Wednesday, September 19, 2018


In The Washington Post, Aaron Blake writes this about the possibility that voting on Brett Kavanaugh might be further delayed while the allegations of Christine Blasey Ford are considered:
The main problem for Republicans is that they have no real arguments for why this can’t wait, apart from purely political motivations. Sen. Lindsey O. Graham (R-S.C.) ... said Wednesday that the confirmation couldn’t wait....

“It is imperative the Judiciary committee move forward on the Kavanaugh nomination and a committee vote be taken ASAP,” Graham said.

The question is why? Why is it so imperative?
We know the real reasons it can't wait: Republicans want a base-motivating win before the midterms. They want Kavanaugh on the Court at the beginning of the next term. The president wants the next Supreme Court justice to be a believer in extreme deference to the whims of the president.

But they're not saying that. They're saying the vote needs to take place as soon as possible because ... it just does. Two years ago, they said Merrick Garland's Supreme Court nomination couldn't possibly be considered because ... it just couldn't. Not in an election year!

Republicans get away with this sort of thing all the time: They make up new norms on the spot and then Mitch McConnell, Orrin Hatch, or some other Republican doing a note-perfect imitation of a Salem witch trial judge scoldingly accuses Democrats and other critics of being advocates of chaos and anarchy -- even though it's Republicans who are throwing out the old rules.

Because they posture as defenders of tradition, and because much of the political world falls for this posturing, they get away with portraying the Democrats as the party of bomb-throwers and anarchists who are effectively indistinguishable from Antifa.

I'm seeing this on-the-fly rule creation not only in the way they talk about how nominees are considered but also in the way we're asked to think about the specific allegations against Kavanaugh. What Lili Loofbourow describes in Slate is a process of defining what we're allowed and not allowed to call a sex crime:
It is a remarkable fact of American life that hordes of men are now defending sexual assault.... a substantial group, many of them in politics, has taken to the internet to argue that a 17-year-old football player should get to do as he likes to a 15-year-old girl—say, for example, trap her in a bedroom, violently attempt to remove her clothes, and cover her mouth to muffle her screams—without consequences to his life or reputation.... It’s all in good fun, defenders declare. Horseplay.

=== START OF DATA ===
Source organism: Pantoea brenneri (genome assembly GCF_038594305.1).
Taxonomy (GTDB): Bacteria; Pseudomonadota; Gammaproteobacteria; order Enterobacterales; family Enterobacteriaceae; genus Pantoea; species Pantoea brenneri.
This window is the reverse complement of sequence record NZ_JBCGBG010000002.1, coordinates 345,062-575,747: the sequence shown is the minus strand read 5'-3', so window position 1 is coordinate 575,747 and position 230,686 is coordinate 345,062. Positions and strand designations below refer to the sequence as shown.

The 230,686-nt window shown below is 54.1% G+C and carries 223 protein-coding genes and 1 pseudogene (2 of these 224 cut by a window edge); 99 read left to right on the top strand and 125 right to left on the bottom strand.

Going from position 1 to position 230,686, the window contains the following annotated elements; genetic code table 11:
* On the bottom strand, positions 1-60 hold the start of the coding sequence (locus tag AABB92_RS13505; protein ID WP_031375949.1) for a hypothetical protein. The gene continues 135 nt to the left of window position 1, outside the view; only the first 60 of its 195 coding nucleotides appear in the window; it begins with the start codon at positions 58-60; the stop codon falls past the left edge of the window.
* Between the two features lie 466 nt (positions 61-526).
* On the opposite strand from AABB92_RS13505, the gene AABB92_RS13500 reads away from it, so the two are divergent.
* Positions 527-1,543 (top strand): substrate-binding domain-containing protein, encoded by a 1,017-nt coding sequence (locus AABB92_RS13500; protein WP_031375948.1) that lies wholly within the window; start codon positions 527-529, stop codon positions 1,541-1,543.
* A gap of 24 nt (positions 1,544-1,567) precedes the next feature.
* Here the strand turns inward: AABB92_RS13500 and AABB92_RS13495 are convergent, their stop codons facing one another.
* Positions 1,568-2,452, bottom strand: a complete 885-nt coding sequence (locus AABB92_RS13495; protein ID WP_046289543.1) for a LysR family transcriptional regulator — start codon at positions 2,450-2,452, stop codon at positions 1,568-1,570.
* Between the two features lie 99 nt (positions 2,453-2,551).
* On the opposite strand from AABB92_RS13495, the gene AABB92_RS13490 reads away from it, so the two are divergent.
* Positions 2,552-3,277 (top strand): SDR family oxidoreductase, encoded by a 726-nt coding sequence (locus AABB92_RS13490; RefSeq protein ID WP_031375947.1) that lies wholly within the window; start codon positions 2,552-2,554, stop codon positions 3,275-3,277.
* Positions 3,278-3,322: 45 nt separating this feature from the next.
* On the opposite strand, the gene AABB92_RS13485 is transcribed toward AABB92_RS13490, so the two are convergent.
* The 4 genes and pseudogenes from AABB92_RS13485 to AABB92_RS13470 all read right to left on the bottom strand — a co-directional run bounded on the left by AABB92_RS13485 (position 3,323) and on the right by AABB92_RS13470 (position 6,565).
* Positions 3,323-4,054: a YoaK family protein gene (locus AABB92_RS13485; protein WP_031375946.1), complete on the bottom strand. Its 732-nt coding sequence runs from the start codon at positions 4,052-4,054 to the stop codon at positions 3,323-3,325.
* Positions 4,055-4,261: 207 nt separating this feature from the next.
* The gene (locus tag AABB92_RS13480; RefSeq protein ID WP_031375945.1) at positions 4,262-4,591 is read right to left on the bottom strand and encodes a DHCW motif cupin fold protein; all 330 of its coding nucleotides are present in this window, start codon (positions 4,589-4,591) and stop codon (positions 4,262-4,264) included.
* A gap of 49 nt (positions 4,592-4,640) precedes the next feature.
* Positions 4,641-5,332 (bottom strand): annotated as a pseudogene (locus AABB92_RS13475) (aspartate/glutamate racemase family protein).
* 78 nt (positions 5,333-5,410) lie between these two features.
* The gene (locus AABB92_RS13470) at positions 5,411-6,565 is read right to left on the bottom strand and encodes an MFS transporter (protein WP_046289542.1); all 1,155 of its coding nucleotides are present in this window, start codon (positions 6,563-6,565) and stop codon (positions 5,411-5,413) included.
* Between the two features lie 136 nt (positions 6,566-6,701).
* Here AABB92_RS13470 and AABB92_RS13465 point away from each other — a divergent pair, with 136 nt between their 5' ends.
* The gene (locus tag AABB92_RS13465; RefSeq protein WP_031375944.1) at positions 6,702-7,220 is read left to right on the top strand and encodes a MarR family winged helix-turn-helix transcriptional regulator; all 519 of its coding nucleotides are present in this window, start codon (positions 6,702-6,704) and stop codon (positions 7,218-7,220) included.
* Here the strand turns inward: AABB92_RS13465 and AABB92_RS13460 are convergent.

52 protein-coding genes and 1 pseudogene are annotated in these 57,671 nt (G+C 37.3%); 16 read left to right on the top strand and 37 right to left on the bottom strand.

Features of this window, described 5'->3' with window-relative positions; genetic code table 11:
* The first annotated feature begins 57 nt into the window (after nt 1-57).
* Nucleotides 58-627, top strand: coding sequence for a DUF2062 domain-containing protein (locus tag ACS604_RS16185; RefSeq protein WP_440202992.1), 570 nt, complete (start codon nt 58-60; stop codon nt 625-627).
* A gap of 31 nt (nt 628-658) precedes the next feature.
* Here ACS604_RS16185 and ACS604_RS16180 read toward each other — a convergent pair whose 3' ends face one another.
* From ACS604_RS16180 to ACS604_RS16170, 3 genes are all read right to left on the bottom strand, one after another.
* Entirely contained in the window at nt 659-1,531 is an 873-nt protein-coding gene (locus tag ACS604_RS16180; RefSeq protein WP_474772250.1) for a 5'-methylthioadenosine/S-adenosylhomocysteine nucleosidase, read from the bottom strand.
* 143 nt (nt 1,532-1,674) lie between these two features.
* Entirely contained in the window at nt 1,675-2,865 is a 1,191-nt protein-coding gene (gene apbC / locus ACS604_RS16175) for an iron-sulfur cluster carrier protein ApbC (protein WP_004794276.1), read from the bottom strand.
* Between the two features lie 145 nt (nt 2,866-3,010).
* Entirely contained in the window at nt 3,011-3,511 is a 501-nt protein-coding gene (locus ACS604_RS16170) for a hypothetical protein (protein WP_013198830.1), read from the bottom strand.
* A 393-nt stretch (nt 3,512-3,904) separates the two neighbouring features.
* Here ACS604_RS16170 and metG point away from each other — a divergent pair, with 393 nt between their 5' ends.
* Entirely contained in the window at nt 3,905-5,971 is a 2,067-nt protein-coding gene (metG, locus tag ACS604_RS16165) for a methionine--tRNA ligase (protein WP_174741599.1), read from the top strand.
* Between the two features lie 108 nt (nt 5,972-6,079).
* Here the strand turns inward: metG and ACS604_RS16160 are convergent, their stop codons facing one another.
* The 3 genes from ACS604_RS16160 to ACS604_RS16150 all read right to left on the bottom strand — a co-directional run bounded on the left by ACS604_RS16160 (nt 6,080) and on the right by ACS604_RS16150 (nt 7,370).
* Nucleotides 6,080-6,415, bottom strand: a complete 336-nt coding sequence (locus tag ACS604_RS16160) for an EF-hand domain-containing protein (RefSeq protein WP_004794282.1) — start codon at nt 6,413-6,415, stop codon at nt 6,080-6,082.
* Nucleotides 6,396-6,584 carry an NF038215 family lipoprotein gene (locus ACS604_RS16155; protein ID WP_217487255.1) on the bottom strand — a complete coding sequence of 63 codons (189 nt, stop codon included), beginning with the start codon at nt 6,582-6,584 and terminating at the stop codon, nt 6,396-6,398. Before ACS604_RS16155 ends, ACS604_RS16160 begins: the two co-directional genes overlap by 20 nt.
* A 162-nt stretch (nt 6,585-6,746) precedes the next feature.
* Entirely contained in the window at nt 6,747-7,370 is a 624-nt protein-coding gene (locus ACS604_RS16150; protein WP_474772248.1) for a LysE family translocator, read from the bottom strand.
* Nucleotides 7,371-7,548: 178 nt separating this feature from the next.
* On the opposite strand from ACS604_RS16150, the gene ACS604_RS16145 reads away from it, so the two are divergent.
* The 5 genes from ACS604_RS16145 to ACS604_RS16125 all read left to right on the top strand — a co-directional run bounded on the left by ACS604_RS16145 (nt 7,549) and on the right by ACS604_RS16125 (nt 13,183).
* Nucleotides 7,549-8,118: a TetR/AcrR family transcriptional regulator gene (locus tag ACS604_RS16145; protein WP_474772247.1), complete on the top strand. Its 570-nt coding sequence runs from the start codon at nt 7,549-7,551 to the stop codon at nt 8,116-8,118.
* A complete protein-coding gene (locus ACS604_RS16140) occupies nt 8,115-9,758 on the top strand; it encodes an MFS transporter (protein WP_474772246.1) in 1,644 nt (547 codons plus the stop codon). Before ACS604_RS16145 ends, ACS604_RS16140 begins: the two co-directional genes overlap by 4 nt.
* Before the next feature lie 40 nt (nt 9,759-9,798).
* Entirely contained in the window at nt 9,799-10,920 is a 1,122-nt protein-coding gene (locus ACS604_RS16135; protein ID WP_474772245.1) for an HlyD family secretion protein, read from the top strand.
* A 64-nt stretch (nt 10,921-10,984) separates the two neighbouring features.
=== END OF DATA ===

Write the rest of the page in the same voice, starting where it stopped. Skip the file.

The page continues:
Here’s the most surprising part: They’ve launched this peculiar defense despite the fact that the accused party denies it ever happened....

A White House lawyer was quoted saying, “If somebody can be brought down by accusations like this, then you, me, every man certainly should be worried.” Similar things were voiced by Ari Fleischer and Joe Walsh. Per this dark vision of the future, any consequence for committing assault—even being unable to move from one lifetime appointment to another lifetime appointment—is the beginning of the end of a just society....

Writing for the Wall Street Journal, Lance Morrow minimized the victim’s side of things further by declaring that the incident wasn’t serious enough to matter. “The thing happened—if it happened—an awfully long time ago, back in Ronald Reagan’s time. ... No clothes were removed, and no sexual penetration occurred.”
Conservatives believe they have the right to define or redefine norms whenever it suits them, and they expect the rest of us to accede to their definitions of what's allowed and what isn't. Too many people in and around politics let them get away with this, because Republicans seem to represent eternal values and tradition. That has to stop.

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